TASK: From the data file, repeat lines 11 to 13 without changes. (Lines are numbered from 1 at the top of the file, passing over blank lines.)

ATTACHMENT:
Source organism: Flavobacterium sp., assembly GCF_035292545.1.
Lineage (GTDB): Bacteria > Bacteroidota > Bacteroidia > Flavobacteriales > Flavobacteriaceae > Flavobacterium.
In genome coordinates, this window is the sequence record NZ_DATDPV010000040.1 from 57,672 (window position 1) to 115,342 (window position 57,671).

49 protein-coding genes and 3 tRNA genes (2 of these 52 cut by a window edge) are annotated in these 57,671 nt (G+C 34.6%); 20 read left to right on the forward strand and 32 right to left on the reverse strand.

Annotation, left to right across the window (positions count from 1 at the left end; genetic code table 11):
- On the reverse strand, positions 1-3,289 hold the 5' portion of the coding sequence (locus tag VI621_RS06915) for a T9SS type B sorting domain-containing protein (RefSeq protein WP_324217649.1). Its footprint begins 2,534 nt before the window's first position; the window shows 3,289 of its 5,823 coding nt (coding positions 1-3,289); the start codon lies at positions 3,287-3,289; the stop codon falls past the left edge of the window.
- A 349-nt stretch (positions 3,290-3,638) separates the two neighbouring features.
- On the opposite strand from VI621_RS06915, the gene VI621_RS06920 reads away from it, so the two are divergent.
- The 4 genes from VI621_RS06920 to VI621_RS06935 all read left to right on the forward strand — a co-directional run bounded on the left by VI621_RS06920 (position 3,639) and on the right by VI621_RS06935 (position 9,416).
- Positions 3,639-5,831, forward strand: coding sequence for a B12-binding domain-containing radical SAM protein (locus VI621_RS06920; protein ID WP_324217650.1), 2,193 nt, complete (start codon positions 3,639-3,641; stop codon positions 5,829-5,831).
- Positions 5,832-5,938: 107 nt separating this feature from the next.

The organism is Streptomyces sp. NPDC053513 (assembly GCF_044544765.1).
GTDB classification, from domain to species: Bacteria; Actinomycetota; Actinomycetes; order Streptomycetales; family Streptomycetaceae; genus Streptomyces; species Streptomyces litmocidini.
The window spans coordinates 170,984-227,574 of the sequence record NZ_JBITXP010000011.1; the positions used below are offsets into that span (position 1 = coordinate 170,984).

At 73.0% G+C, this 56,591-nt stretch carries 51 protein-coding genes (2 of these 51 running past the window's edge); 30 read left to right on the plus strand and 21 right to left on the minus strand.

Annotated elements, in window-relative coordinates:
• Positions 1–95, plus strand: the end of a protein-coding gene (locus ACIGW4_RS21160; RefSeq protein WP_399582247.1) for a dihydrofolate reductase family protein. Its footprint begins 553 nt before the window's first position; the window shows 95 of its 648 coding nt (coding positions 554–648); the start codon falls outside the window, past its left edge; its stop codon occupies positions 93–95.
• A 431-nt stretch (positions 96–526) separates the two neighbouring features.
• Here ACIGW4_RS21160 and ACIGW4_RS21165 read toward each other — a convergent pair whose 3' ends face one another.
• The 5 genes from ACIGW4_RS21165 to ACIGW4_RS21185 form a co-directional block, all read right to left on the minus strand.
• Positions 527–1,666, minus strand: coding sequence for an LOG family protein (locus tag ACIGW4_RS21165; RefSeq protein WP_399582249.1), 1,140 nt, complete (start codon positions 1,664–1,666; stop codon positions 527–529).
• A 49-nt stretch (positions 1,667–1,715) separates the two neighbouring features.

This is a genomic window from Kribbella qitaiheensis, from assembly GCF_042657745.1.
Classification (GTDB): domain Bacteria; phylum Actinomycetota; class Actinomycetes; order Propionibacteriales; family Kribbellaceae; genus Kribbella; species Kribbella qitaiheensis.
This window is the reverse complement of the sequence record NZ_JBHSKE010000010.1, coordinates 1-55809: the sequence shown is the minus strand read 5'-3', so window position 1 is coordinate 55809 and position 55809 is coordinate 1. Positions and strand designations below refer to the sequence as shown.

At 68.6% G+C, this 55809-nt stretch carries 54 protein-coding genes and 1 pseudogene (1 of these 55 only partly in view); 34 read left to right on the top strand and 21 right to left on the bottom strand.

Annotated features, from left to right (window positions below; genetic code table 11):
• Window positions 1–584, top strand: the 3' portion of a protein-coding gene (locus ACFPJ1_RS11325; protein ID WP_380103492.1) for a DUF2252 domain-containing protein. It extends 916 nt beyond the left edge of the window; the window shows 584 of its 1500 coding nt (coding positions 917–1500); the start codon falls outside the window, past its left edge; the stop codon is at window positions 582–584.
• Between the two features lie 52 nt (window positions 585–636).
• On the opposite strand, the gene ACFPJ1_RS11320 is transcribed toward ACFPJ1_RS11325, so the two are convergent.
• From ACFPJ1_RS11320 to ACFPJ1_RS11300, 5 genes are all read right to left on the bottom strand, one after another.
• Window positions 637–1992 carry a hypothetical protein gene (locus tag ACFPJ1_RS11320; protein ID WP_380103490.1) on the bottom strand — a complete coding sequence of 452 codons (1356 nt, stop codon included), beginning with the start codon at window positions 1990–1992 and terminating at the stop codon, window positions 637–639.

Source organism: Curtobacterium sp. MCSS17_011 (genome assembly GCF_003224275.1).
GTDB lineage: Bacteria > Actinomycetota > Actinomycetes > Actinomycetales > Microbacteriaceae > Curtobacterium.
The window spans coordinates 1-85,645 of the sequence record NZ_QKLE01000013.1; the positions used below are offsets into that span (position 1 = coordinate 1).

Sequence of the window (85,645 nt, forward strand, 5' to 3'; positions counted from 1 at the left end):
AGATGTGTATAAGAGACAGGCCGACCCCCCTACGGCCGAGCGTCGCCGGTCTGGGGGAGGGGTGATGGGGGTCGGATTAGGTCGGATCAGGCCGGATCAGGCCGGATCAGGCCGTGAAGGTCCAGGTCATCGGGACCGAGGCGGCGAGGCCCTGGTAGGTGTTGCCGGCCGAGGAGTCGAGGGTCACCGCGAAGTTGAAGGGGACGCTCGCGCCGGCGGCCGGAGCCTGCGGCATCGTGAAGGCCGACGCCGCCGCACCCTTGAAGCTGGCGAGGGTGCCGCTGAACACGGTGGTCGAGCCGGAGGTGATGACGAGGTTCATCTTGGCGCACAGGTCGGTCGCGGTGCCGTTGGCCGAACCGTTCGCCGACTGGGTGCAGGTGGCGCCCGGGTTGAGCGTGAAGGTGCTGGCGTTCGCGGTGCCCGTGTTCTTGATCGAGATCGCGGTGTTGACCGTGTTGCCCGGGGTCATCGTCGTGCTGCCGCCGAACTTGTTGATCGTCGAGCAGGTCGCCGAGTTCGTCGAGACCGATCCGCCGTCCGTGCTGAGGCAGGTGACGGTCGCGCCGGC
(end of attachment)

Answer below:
- Positions 5,832-5,938: 107 nt separating this feature from the next.

The organism is Streptomyces sp. NPDC053513 (assembly GCF_044544765.1).
GTDB classification, from domain to species: Bacteria; Actinomycetota; Actinomycetes; order Streptomycetales; family Streptomycetaceae; genus Streptomyces; species Streptomyces litmocidini.